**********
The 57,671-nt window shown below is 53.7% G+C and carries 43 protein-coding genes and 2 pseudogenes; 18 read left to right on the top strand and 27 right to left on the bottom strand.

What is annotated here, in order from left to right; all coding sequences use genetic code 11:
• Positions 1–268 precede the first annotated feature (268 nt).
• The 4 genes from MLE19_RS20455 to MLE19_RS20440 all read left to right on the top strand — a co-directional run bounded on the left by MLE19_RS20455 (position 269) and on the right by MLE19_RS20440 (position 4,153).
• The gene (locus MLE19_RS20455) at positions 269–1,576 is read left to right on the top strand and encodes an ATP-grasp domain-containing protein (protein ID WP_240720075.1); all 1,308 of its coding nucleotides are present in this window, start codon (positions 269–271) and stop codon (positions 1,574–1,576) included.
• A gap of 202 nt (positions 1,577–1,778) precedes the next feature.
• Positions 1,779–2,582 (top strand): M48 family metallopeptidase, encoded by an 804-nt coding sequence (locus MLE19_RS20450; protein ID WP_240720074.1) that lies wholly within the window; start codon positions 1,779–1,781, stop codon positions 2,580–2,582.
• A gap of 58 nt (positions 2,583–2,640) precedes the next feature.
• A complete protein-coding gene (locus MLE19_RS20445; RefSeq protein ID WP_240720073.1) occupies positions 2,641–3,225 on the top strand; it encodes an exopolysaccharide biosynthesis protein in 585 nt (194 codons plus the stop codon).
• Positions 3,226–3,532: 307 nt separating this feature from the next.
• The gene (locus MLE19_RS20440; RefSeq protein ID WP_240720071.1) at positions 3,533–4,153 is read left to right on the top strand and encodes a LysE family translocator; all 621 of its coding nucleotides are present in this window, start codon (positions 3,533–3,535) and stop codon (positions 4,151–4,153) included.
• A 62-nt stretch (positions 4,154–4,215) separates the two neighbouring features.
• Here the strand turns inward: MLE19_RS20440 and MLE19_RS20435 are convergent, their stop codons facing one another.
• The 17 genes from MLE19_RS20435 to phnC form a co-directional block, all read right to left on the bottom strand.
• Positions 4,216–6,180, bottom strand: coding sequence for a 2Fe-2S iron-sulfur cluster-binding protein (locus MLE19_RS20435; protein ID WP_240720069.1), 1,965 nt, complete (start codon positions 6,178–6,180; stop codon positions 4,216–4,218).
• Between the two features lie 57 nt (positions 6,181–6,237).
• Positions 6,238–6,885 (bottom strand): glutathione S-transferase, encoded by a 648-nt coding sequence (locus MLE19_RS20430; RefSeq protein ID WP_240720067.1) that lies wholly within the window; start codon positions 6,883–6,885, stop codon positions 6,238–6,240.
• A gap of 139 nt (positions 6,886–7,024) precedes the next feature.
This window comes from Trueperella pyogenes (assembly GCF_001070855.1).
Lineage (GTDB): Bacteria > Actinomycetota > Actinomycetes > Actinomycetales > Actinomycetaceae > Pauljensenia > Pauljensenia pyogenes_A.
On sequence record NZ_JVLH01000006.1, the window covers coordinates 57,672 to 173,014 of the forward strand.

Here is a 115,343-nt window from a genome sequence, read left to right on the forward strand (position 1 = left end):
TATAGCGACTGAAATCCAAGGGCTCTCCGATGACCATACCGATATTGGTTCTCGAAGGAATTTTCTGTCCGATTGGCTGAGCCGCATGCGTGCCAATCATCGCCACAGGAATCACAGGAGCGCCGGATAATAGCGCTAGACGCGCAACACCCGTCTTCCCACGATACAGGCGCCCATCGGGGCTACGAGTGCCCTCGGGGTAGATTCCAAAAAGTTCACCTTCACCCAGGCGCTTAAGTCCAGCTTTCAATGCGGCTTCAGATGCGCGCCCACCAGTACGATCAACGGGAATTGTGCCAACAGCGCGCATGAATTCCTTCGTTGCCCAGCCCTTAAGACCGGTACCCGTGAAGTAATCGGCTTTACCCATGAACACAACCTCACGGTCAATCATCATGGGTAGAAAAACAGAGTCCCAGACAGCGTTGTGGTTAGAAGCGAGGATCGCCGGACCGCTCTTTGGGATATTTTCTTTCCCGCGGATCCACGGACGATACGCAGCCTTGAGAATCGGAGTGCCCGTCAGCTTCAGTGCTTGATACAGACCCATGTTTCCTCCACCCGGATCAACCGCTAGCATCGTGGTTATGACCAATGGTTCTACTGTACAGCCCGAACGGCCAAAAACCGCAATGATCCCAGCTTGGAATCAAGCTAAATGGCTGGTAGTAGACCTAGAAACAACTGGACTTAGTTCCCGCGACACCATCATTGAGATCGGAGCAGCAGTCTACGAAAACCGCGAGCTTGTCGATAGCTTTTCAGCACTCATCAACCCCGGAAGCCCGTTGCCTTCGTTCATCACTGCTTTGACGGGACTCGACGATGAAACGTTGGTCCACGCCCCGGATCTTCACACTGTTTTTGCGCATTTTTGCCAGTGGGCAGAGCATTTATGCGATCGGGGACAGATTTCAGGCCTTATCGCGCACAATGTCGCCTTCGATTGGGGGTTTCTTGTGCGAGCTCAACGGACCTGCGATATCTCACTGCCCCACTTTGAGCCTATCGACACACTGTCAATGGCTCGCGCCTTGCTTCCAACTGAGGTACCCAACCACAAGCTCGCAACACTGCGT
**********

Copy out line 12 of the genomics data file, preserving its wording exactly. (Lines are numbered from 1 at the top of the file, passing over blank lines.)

• A 62-nt stretch (positions 4,154–4,215) separates the two neighbouring features.